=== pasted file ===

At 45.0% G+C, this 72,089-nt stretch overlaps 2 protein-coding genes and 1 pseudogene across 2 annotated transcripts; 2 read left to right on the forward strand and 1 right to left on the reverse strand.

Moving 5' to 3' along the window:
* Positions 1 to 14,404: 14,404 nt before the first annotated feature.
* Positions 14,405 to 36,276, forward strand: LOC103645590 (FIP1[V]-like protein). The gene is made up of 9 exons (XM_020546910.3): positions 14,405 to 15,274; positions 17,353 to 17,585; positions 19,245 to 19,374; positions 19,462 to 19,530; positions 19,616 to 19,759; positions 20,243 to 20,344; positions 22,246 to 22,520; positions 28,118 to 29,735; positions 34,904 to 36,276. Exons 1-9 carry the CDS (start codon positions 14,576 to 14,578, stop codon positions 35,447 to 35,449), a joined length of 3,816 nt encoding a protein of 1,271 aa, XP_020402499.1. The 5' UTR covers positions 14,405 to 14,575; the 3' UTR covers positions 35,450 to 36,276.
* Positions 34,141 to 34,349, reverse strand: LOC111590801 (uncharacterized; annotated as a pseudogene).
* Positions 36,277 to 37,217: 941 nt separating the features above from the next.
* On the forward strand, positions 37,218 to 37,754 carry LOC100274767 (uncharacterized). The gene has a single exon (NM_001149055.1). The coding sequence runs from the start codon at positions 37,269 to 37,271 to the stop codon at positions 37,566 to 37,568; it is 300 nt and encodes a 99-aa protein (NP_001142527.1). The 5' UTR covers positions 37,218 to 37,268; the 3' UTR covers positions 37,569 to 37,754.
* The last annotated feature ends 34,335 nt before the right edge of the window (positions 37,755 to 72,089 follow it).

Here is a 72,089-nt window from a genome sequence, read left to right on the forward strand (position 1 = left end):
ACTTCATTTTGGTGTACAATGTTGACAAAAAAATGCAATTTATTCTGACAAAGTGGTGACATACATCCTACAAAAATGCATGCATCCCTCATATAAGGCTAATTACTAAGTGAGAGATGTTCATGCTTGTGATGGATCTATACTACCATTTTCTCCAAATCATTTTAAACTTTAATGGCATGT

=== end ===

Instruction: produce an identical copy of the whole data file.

At 45.0% G+C, this 72,089-nt stretch overlaps 2 protein-coding genes and 1 pseudogene across 2 annotated transcripts; 2 read left to right on the forward strand and 1 right to left on the reverse strand.

Moving 5' to 3' along the window:
* Positions 1 to 14,404: 14,404 nt before the first annotated feature.
* Positions 14,405 to 36,276, forward strand: LOC103645590 (FIP1[V]-like protein). The gene is made up of 9 exons (XM_020546910.3): positions 14,405 to 15,274; positions 17,353 to 17,585; positions 19,245 to 19,374; positions 19,462 to 19,530; positions 19,616 to 19,759; positions 20,243 to 20,344; positions 22,246 to 22,520; positions 28,118 to 29,735; positions 34,904 to 36,276. Exons 1-9 carry the CDS (start codon positions 14,576 to 14,578, stop codon positions 35,447 to 35,449), a joined length of 3,816 nt encoding a protein of 1,271 aa, XP_020402499.1. The 5' UTR covers positions 14,405 to 14,575; the 3' UTR covers positions 35,450 to 36,276.
* Positions 34,141 to 34,349, reverse strand: LOC111590801 (uncharacterized; annotated as a pseudogene).
* Positions 36,277 to 37,217: 941 nt separating the features above from the next.
* On the forward strand, positions 37,218 to 37,754 carry LOC100274767 (uncharacterized). The gene has a single exon (NM_001149055.1). The coding sequence runs from the start codon at positions 37,269 to 37,271 to the stop codon at positions 37,566 to 37,568; it is 300 nt and encodes a 99-aa protein (NP_001142527.1). The 5' UTR covers positions 37,218 to 37,268; the 3' UTR covers positions 37,569 to 37,754.
* The last annotated feature ends 34,335 nt before the right edge of the window (positions 37,755 to 72,089 follow it).

Here is a 72,089-nt window from a genome sequence, read left to right on the forward strand (position 1 = left end):
ACTTCATTTTGGTGTACAATGTTGACAAAAAAATGCAATTTATTCTGACAAAGTGGTGACATACATCCTACAAAAATGCATGCATCCCTCATATAAGGCTAATTACTAAGTGAGAGATGTTCATGCTTGTGATGGATCTATACTACCATTTTCTCCAAATCATTTTAAACTTTAATGGCATGT